A Minister and His Flock

In my mind, the only person fully equipped to be a mega-church pastor is Christ, who knows all of his sheep by name. He alone, by his Spirit, can minister to each of his sheep. He alone, by his Spirit, can meet the spiritual needs of all his flock (Jn. 14:16-17).

In connection with that, Jesus has also delegated ministerial authority to his under-shepherds, so that we might be able to know all of our sheep and meet their spiritual needs. Christ's abilities are not limited, but ours are. We need to remember that.

This leads me to several observations.

First, the people I love preaching to the most are my people. We have a bond of love that exceeds what is possible with any other group of Christians that I might preach to. (BTW, I love hearing someone say their favourite preacher is their pastor.)

Second, because I know my people - many of them quite well - I can preach to them unlike anyone else can. A minister needs to prove himself over years so that he can speak a strong word to his people, with credibility. God's people should know that everything said from the pulpit must not only be faithful to God's word, but must spring from a heart of love - a love that often comforts (2 Cor. 1), but sometimes stings (Rev. 3:19).  

This, I think, helps a minister a great deal because when he makes a mistake, his people are far more willing to forgive him (1 Pet. 4:8) because they love him and he loves them.

Third, a minister's godliness or lack thereof has a direct effect on the ability of his people to listen (1 Pet. 5:1-4). As Calvin said: "It is not enough if he frame his life to all that is good and commendable, and guard against giving a bad example, if he do not likewise add to a holy life continual diligence in teaching; and, on the other hand, doctrine will be of little avail, if there be not a corresponding goodness and holiness of life."

"A holy minister is an awful weapon in the hands of God" - Robert Murray M'Cheyne.

Fourth, the minister should aim to get to the place where he would rather die than get up and tell his people he is leaving them. Of course, sometimes there are good and right reasons for a minister to move on. But I'm talking about the desire to be so invested in your sheep that the very idea of leaving them causes a great deal of emotional distress. Like Christ, we should be prepared to lay down our lives for the sheep (Jn. 10:11), not jump at the first "better" opportunity that comes our way.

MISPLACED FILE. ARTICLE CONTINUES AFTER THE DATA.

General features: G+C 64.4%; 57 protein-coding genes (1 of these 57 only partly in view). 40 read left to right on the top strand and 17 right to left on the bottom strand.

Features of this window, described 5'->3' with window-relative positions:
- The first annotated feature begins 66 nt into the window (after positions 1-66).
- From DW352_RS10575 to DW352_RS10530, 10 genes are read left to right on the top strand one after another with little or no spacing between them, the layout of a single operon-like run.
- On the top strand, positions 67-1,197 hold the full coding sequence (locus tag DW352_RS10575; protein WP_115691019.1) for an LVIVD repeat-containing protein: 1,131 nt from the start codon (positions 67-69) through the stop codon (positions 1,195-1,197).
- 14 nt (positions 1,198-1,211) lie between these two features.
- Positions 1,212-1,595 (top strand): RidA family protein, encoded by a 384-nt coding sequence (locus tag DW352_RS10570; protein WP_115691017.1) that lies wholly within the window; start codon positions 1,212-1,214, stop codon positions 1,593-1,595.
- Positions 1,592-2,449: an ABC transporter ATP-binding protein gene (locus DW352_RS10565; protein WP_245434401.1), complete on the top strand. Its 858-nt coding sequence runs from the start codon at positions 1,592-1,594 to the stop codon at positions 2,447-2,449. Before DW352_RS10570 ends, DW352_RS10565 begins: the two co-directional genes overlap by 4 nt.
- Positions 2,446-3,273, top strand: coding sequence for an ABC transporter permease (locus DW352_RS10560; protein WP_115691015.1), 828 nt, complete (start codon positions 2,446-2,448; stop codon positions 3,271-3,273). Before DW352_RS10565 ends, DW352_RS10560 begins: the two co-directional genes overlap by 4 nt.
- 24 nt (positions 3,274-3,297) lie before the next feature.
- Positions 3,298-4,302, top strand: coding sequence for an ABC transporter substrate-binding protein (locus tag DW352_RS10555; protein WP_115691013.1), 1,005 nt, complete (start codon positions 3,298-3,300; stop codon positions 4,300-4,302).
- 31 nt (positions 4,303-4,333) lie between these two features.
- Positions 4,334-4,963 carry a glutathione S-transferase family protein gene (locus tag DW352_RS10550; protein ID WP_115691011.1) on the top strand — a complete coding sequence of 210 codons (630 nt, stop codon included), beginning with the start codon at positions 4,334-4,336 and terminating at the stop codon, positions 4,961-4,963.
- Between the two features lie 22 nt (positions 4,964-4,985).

It is no small blessing from God (to the pastor and his sheep) when a pastor turns down opportunities elsewhere because he can't bare to leave his flock. 

Finally, as William Still said in his excellent work, The Work of the Pastor:

God has caused you to become pastor to some souls here who are as valuable to Him as any in the world-your quiet persistence will be a sign that you believe God has a purpose of grace for this people, and that this purpose of grace will be promoted, not by gimmicks, or stunts, or new ideas, but by the Word of God released in preaching by prayer.

The thought that we are pastoring souls who are "as valuable to God" and Christ as "any in the world" should indeed cause us to persist (1 Tim. 4:16), not only when times are good but in the difficult times, too. Just as love for Christ causes us to persevere during hardship, love for Christ's sheep will cause us to persevere with them when they (surprise, surprise) act like sheep.

This type of relationship, I'm afraid, is not as common as it should be. If you have such a relationship with your flock or  with your pastor, remember to thank God for such an indescribable spiritual blessing.

Pastor Mark Jones ministers in the best church in the whole world.